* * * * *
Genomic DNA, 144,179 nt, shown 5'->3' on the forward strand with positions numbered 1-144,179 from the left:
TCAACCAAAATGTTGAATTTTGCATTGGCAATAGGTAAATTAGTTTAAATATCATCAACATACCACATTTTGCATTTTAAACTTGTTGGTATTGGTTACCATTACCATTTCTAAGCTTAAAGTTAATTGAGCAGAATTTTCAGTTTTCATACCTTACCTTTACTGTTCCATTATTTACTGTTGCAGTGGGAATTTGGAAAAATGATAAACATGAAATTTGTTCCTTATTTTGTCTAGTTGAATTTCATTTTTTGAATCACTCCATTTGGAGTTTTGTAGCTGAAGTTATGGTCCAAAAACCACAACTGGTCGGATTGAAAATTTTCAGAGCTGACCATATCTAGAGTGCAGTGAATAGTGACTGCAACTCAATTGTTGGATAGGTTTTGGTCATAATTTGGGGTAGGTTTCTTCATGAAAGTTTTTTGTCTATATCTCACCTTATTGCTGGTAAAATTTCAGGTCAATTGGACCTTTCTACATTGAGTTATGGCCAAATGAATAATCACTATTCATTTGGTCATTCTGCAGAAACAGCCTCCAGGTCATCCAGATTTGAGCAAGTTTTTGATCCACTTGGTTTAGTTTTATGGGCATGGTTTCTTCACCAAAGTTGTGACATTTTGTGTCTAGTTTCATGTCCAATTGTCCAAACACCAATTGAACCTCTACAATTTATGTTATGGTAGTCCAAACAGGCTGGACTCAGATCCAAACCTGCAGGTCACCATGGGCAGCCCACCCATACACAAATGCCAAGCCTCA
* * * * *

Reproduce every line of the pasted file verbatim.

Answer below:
Genomic DNA, 144,179 nt, shown 5'->3' on the forward strand with positions numbered 1-144,179 from the left:
TCAACCAAAATGTTGAATTTTGCATTGGCAATAGGTAAATTAGTTTAAATATCATCAACATACCACATTTTGCATTTTAAACTTGTTGGTATTGGTTACCATTACCATTTCTAAGCTTAAAGTTAATTGAGCAGAATTTTCAGTTTTCATACCTTACCTTTACTGTTCCATTATTTACTGTTGCAGTGGGAATTTGGAAAAATGATAAACATGAAATTTGTTCCTTATTTTGTCTAGTTGAATTTCATTTTTTGAATCACTCCATTTGGAGTTTTGTAGCTGAAGTTATGGTCCAAAAACCACAACTGGTCGGATTGAAAATTTTCAGAGCTGACCATATCTAGAGTGCAGTGAATAGTGACTGCAACTCAATTGTTGGATAGGTTTTGGTCATAATTTGGGGTAGGTTTCTTCATGAAAGTTTTTTGTCTATATCTCACCTTATTGCTGGTAAAATTTCAGGTCAATTGGACCTTTCTACATTGAGTTATGGCCAAATGAATAATCACTATTCATTTGGTCATTCTGCAGAAACAGCCTCCAGGTCATCCAGATTTGAGCAAGTTTTTGATCCACTTGGTTTAGTTTTATGGGCATGGTTTCTTCACCAAAGTTGTGACATTTTGTGTCTAGTTTCATGTCCAATTGTCCAAACACCAATTGAACCTCTACAATTTATGTTATGGTAGTCCAAACAGGCTGGACTCAGATCCAAACCTGCAGGTCACCATGGGCAGCCCACCCATACACAAATGCCAAGCCTCA